The M-1 has been in need of a different powerplant from day 1. It also needs an infantry transport version on the same lines as the IDF namer. Unfortunately this is not as easy as it sounds because the Namer has the engine in the front which facilitates a rear door.

    The GCV program was an inexcusable blunder. It reminds me of the DIVAD program when I entered the army in 1980. The soviets had their ZSU series of VERY EFFECTIVE automatic cannon mounted on a tracked chassis and you would think we would be able to match that; the program was a disaster and was canceled. After the IED experience it is glaringly obvious we need a heavy infantry transport- the Israeli’s have been using older converted main battle tank chassis since the 80’s.

    No excuse.

  • Van Zan

    Wouldn’t it be prudent to separate the infantry transport role from the
    fighting vehicle to improve both pieces of equipment? It would seem
    like building a transport that could get it’s riders from A to B safely, that doesn’t have to mount the kind of weaponry an IFV currently does (putting more weight into safety and survivability), while also developing a separate vehicle
    whose sole purpose was to protect the soldiers en-route and to support
    them once on the scene would be far more beneficial and cheaper than developing a
    vehicle that tries to do it all, at least from the perspective of compromised designs. Perhaps a BMPT type vehicle on an M1 chassis, if not an entirely new design to fill that space where Abrams from one side and Bradley/Stryker from the other are less than desirable and/or effective.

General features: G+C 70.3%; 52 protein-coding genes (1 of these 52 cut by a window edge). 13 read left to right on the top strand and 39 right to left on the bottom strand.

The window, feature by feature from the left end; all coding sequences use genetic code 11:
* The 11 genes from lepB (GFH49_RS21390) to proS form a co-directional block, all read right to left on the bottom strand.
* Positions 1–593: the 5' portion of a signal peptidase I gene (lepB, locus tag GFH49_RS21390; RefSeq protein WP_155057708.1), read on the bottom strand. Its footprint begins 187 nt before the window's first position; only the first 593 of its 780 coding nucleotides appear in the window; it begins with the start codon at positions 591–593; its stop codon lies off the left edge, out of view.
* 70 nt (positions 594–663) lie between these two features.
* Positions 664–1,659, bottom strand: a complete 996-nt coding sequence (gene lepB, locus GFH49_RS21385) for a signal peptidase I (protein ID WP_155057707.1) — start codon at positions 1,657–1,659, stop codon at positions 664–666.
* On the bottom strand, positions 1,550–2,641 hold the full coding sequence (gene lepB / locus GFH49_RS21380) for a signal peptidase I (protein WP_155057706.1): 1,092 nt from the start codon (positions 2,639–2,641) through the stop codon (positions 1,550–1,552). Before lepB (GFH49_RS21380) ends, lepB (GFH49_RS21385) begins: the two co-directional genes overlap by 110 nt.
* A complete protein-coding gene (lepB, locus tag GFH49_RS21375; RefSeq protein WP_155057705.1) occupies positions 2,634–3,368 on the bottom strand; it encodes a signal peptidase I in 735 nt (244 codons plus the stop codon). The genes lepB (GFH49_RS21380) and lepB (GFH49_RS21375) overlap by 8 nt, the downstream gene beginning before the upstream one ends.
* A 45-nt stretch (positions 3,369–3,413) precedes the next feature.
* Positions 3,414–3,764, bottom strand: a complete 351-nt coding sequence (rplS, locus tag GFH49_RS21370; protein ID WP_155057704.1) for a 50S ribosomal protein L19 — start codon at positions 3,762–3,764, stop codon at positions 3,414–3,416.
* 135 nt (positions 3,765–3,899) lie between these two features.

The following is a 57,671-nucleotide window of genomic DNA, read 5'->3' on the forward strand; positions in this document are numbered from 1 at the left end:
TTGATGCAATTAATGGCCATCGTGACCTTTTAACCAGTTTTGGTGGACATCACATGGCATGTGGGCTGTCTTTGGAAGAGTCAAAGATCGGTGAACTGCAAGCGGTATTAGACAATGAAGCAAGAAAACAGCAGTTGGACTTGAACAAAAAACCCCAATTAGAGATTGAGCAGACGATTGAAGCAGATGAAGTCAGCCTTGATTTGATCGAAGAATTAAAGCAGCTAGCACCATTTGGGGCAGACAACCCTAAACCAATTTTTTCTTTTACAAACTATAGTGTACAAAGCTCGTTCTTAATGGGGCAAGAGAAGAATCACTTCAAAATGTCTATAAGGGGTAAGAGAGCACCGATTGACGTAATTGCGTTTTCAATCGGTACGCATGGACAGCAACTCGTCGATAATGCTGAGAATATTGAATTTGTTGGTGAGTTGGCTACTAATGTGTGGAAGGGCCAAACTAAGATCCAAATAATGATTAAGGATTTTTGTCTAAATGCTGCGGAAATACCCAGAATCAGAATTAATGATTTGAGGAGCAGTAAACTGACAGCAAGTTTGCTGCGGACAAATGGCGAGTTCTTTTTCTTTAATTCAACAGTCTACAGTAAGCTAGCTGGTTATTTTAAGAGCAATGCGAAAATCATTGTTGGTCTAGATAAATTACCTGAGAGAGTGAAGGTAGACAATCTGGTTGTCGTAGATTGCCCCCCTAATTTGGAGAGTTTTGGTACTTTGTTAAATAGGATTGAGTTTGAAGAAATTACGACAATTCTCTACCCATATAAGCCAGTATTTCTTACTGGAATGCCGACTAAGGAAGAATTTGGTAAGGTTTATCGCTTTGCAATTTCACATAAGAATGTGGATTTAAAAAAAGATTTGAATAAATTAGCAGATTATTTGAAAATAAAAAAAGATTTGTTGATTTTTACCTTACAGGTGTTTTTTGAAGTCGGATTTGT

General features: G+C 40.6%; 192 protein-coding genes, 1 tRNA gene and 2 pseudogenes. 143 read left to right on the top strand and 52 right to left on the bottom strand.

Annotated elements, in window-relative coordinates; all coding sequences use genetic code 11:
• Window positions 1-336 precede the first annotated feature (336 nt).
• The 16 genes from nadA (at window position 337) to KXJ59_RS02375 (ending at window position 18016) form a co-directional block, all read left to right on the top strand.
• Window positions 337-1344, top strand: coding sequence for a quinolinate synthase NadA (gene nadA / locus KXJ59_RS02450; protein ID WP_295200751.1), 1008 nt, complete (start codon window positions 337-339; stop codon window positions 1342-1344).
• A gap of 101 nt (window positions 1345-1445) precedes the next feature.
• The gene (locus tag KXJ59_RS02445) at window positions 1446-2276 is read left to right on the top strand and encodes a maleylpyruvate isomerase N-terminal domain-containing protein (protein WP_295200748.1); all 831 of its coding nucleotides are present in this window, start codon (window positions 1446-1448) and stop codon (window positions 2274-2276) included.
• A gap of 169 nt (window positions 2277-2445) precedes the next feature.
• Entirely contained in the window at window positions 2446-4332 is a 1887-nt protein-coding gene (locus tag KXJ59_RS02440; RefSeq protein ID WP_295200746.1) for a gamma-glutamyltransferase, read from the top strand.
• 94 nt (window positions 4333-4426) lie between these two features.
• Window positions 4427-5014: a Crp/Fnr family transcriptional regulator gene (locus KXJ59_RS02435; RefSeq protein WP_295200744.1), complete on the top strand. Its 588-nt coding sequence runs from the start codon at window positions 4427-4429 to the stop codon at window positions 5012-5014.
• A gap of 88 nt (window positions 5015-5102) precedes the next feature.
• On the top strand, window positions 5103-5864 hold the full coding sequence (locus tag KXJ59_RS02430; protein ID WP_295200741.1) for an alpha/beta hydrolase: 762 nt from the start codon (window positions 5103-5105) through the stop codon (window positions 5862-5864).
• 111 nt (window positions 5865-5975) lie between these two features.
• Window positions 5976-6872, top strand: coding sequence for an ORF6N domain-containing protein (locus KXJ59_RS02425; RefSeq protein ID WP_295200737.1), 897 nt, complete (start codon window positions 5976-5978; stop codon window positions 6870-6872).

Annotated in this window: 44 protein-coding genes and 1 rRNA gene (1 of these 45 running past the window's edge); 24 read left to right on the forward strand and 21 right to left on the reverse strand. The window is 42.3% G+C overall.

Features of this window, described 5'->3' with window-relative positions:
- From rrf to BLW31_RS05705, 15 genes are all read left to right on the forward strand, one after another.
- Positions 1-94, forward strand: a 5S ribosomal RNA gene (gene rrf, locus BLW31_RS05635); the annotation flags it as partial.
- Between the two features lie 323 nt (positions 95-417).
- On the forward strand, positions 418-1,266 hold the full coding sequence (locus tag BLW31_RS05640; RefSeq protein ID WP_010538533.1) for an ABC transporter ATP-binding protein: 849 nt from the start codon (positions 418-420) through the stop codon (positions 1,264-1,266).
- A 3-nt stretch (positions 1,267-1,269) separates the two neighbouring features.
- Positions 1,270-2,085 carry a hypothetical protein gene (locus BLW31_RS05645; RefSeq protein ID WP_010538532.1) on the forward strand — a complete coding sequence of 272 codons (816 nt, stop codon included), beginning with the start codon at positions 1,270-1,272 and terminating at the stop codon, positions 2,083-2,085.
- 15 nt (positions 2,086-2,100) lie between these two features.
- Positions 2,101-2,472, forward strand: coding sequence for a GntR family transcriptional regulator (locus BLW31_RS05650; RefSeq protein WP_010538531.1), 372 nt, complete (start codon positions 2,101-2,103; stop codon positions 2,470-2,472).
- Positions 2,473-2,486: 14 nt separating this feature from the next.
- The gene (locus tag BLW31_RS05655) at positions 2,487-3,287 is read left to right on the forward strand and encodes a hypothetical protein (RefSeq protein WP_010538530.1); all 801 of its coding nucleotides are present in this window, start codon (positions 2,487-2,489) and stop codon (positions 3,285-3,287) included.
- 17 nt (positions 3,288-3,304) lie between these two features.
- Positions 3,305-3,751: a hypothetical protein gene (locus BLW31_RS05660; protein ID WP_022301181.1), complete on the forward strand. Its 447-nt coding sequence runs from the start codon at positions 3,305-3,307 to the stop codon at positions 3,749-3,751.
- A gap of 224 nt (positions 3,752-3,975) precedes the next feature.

• Gary Church

      “-separate the infantry transport role from the
      fighting vehicle to improve both pieces of equipment?”

      The key word in your comment is “role.” There really is no such thing as roles played in a game called war. The only thing that matters is the reality of what works because war is not really a game. We may call it a game but that is just a way to understand it. The ultimate piece of “equipment” is the H-bomb. But if all that is left is radioactive rubble that is self-defeating. At the other end of the spectrum is political power flowing from the barrel of a gun; someone with a gun taking possession of your property. What soldiers call owning a piece of ground.
      In between the mushroom cloud and the foreigner pointing a pistol at you is everything else. What makes Bradleys and Strykers and all these “players” less than adequate is not only what can kill them but what they cannot kill quite as well in return. Tanks have always suffered defeat against determined defenses from their beginning in World War One when special artillery units with armor piercing ammunition were fielded against them. The Germans made them famous in World War Two but also were ultimately bled white against massive Soviet anti-tank defense networks. But a bunch of infantry with tanks is still the most effective way to take and own ground on most of the populated surface of this planet. You just have to have more infantry and armor than the other side and/or use them better. Everything else on and above the battlefield drives the tip of that infantry/armor spear.